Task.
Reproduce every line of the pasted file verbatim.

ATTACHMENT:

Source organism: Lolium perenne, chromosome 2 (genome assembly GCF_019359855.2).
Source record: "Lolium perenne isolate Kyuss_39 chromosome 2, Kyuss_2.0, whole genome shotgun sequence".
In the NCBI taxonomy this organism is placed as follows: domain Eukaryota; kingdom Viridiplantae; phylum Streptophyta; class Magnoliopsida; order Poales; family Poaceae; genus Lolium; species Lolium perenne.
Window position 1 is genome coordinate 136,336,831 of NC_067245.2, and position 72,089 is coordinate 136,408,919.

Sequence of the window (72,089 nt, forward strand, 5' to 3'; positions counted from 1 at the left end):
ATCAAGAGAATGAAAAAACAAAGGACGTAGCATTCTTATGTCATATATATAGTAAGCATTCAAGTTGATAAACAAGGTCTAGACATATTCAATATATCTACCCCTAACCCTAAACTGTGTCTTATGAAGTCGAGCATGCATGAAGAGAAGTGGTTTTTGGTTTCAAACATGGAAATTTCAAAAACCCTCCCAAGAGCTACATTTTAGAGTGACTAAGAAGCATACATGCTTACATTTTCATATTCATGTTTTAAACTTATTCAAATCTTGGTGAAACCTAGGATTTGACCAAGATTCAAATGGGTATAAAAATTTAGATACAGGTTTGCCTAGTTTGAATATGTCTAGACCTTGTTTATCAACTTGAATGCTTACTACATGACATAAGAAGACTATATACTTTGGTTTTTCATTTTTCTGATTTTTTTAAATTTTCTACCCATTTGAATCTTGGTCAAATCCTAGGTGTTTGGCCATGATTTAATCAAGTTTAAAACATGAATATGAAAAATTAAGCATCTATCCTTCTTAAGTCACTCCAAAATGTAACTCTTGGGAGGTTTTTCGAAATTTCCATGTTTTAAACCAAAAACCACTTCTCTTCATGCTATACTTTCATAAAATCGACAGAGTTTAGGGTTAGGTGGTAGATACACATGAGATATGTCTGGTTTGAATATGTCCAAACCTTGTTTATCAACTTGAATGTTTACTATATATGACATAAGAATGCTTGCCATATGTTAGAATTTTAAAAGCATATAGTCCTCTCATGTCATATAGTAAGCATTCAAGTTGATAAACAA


Source organism: Lolium perenne, chromosome 2 (genome assembly GCF_019359855.2).
Source record: "Lolium perenne isolate Kyuss_39 chromosome 2, Kyuss_2.0, whole genome shotgun sequence".
In the NCBI taxonomy this organism is placed as follows: domain Eukaryota; kingdom Viridiplantae; phylum Streptophyta; class Magnoliopsida; order Poales; family Poaceae; genus Lolium; species Lolium perenne.
Window position 1 is genome coordinate 136,336,831 of NC_067245.2, and position 72,089 is coordinate 136,408,919.

Sequence of the window (72,089 nt, forward strand, 5' to 3'; positions counted from 1 at the left end):
ATCAAGAGAATGAAAAAACAAAGGACGTAGCATTCTTATGTCATATATATAGTAAGCATTCAAGTTGATAAACAAGGTCTAGACATATTCAATATATCTACCCCTAACCCTAAACTGTGTCTTATGAAGTCGAGCATGCATGAAGAGAAGTGGTTTTTGGTTTCAAACATGGAAATTTCAAAAACCCTCCCAAGAGCTACATTTTAGAGTGACTAAGAAGCATACATGCTTACATTTTCATATTCATGTTTTAAACTTATTCAAATCTTGGTGAAACCTAGGATTTGACCAAGATTCAAATGGGTATAAAAATTTAGATACAGGTTTGCCTAGTTTGAATATGTCTAGACCTTGTTTATCAACTTGAATGCTTACTACATGACATAAGAAGACTATATACTTTGGTTTTTCATTTTTCTGATTTTTTTAAATTTTCTACCCATTTGAATCTTGGTCAAATCCTAGGTGTTTGGCCATGATTTAATCAAGTTTAAAACATGAATATGAAAAATTAAGCATCTATCCTTCTTAAGTCACTCCAAAATGTAACTCTTGGGAGGTTTTTCGAAATTTCCATGTTTTAAACCAAAAACCACTTCTCTTCATGCTATACTTTCATAAAATCGACAGAGTTTAGGGTTAGGTGGTAGATACACATGAGATATGTCTGGTTTGAATATGTCCAAACCTTGTTTATCAACTTGAATGTTTACTATATATGACATAAGAATGCTTGCCATATGTTAGAATTTTAAAAGCATATAGTCCTCTCATGTCATATAGTAAGCATTCAAGTTGATAAACAA